The Captors - John Farris when i first read this book in my early 20s, it was the cover that drew me in and not the name of the author. the cover illustrated just the sort of oh-so-cutting edge scenario that interested me most during that part of my life, and the author was known to me only as a writer of genre horror, and to my snobby postmodern self, genre writers were only to be mocked. how wrong i was! although Captors is far from ground-breaking, it broke the hard crust i had developed in college that had moved me away from the enjoyment of genre fiction. thank you, Captors, for putting me in check. it was a quick spray of Snob-Be-Gone.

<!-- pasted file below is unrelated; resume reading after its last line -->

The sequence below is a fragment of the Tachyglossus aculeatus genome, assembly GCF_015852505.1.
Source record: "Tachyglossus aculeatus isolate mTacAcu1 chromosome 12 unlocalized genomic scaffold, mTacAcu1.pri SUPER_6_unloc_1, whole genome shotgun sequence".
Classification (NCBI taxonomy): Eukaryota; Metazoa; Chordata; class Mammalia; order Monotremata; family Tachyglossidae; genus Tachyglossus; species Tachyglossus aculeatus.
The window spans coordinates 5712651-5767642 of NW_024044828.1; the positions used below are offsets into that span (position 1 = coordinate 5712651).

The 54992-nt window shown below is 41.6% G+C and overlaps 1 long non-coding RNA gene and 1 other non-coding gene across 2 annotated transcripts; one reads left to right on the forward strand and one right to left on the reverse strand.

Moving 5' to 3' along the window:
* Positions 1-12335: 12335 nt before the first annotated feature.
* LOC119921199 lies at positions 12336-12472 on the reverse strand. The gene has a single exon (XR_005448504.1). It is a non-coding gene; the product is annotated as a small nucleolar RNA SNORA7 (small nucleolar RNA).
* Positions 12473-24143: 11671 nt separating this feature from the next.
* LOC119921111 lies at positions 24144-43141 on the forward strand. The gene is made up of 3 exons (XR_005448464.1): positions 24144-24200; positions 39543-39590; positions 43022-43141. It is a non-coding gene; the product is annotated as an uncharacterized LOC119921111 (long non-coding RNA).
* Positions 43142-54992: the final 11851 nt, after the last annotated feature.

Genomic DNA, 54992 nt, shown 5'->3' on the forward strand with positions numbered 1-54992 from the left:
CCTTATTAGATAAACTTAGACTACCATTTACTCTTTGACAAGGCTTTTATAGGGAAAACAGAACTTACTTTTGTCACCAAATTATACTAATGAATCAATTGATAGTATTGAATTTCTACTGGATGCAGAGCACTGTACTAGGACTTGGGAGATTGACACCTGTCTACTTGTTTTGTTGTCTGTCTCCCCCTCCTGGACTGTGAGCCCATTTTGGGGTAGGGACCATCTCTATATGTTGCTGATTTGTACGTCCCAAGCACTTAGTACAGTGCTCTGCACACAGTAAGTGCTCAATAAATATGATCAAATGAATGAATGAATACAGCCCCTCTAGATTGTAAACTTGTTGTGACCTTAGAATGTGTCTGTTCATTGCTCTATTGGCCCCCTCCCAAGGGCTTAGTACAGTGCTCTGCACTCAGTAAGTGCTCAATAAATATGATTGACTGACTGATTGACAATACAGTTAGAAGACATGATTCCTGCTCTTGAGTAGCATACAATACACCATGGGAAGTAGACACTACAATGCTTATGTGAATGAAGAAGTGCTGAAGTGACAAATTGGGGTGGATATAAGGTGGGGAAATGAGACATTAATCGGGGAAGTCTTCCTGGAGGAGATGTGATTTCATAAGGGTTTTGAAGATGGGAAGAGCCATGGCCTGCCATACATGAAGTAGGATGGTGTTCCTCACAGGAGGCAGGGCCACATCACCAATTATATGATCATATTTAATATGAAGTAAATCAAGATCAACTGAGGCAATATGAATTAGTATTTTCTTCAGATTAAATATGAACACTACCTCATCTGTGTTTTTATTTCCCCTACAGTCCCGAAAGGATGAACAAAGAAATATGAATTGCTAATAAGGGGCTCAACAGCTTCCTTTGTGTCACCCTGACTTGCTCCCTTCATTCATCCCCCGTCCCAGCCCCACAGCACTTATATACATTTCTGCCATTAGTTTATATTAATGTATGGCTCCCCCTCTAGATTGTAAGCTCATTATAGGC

it turned out not to be the presumed object of amusement and conversation that i hoped to display ironically on my bookshelf, nor was it to be a frequently re-read bedside stand-by. there are surely no sexy situations to be savored. instead, it is a surprisingly well-written tale of uncomfortable suspense, full of complex and ambiguous characterization, perplexing and upsetting twists and turns, all centering on an at times disturbingly blank victim and her often appalling, often very human captors. it is a thin novel as well, and farris went on to write far more rich and substantial works of horrible wonder. but this book is special to me because of the reminder that genre fiction can be just as artful and just as sophisticated as literary fiction.